For live feature stories, props are a must. Props visually enhance the story. Instead of watching an ordinary talking head, viewers are entertained by a visual.

Bringing props into a feature story adds another element to the story. Viewers see the reporter holding, wearing, or using a prop, making the scene more active.

It’s more interesting to watch because the reporter is doing something. They are holding that free cup of coffee the local coffee shop is giving out, they are petting the cute puppy that is up for adoption, or playing a carnival game at the county fair. All these situations are more visually appealing than watching a reporter describe these things while the photographer films the scene.

The reporter becomes more involved with the story when they use props, bringing another dimension to viewers. The story becomes more realistic to viewers when they see they can participate in what the reporter is covering.

Cory McCloskey‘s feature story on archery demonstrates how to successfully employ props:

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McCloskey holds the bow for viewers to see. He looks it up and down so the audience focus is on the bow. By focusing on a tangible aspect of the story, McCloskey diverts attention from himself, and directs it to the event he is covering.

Viewers like visuals. A talking head does not always keep the audiences’ attention.

He then feels and holds what is called the trigger and later shoots the bow and arrow. By actively using props, McCloskey makes the story more realistic to viewers because they can see what McCloskey is explaining.

The viewer feels more engaged with the story because McCloskey is making his words come to life through actively using props.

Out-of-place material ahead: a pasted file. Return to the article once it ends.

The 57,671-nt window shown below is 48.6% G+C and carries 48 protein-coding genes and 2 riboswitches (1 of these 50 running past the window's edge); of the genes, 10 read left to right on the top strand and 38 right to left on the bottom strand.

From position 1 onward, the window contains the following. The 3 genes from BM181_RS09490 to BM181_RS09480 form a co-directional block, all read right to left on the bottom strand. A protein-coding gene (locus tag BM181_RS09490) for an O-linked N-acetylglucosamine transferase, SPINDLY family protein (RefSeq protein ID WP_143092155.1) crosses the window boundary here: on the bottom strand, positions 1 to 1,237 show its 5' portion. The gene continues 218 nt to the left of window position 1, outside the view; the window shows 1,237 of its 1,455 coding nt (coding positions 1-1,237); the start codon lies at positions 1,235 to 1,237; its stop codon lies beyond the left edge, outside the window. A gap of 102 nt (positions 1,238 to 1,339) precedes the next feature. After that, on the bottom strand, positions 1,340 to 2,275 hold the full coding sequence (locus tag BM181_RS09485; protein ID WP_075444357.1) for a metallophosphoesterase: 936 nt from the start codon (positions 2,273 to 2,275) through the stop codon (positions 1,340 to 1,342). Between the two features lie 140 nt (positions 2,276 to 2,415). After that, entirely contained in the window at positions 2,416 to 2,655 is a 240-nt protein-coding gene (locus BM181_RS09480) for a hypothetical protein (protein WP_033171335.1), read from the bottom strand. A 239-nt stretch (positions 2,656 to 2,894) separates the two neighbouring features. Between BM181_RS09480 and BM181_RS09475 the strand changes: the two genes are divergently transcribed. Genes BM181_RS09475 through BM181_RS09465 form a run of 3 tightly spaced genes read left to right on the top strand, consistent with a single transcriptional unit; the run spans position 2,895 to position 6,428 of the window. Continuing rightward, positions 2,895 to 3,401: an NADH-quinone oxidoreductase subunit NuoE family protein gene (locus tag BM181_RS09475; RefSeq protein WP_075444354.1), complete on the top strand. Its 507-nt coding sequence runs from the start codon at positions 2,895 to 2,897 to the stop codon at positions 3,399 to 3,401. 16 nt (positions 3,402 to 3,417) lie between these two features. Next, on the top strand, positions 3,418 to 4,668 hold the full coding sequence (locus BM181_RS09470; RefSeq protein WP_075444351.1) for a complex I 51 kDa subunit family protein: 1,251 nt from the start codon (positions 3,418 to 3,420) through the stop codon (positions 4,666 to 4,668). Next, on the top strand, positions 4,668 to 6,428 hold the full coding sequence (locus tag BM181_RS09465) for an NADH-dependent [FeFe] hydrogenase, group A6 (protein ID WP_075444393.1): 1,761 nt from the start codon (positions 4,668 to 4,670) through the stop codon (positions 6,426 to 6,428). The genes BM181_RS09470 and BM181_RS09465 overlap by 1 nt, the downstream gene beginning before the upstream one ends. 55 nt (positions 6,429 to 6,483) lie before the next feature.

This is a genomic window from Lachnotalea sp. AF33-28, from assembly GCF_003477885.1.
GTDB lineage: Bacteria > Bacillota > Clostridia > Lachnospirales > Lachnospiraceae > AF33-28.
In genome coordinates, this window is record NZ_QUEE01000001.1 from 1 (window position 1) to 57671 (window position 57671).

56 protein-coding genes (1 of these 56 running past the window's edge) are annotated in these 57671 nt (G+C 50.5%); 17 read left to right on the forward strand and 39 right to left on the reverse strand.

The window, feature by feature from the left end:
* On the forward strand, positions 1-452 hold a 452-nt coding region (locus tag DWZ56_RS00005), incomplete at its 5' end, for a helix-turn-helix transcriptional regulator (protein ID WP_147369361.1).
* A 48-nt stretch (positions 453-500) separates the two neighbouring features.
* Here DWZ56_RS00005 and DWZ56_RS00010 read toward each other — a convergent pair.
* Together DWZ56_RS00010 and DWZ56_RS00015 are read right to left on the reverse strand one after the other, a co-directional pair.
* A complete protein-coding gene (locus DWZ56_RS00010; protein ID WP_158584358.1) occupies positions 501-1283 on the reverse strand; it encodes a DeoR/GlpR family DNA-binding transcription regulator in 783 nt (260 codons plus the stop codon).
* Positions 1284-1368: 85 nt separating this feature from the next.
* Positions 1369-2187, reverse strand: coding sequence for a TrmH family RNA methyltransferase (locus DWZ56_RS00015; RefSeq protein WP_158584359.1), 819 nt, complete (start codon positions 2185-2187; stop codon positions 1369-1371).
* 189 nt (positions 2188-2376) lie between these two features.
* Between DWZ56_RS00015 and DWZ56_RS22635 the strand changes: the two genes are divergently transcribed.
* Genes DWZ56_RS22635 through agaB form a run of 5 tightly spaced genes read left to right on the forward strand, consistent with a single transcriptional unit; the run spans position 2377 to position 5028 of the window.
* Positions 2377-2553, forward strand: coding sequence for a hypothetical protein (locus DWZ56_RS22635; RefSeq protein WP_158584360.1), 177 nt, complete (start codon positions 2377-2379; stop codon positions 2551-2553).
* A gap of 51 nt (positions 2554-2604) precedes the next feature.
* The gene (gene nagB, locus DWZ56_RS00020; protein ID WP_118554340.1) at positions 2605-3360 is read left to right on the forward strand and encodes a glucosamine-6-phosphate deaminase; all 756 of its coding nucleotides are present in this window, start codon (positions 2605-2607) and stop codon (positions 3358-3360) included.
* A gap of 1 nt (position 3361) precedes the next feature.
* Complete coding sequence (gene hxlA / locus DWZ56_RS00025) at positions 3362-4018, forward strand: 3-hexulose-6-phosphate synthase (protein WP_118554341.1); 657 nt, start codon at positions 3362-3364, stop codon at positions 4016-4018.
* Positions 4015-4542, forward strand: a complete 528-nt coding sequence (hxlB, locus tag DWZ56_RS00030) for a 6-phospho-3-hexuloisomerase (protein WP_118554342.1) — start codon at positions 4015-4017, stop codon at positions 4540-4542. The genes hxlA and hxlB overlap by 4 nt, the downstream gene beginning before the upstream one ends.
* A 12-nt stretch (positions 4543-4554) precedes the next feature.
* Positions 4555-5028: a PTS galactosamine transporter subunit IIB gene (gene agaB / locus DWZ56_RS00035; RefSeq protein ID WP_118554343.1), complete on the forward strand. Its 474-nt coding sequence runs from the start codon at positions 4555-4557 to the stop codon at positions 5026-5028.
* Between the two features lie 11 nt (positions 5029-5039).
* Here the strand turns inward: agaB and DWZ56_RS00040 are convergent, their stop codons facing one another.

Using props also makes the storyteller more conversational.

In Heather Ford’s live-shot The Wonderful World of Paintball, Ford dresses in paintball gear, making her more personable.

Because Ford is willing to wear paintball gear and even join a game, she is no longer a serious reporter, but an ordinary person, with whom viewers can better relate. She probably got better interviews too, because the paintball participants viewed her as a friendly out-going person who they are more willing to talk to, rather than an intimidating reporter with a camera.

By wearing the paintball gear and shooting the gun, Ford makes the story more visually entertaining. She is no longer a spectator, but puts herself into the story, making it more interactive.

The bottom line is, use props when possible. Imagine if these two reporters didn’t use props and simply pointed to their surroundings. Actively using props in live feature stories adds visual entertainment, making it more enjoyable for viewers to watch.

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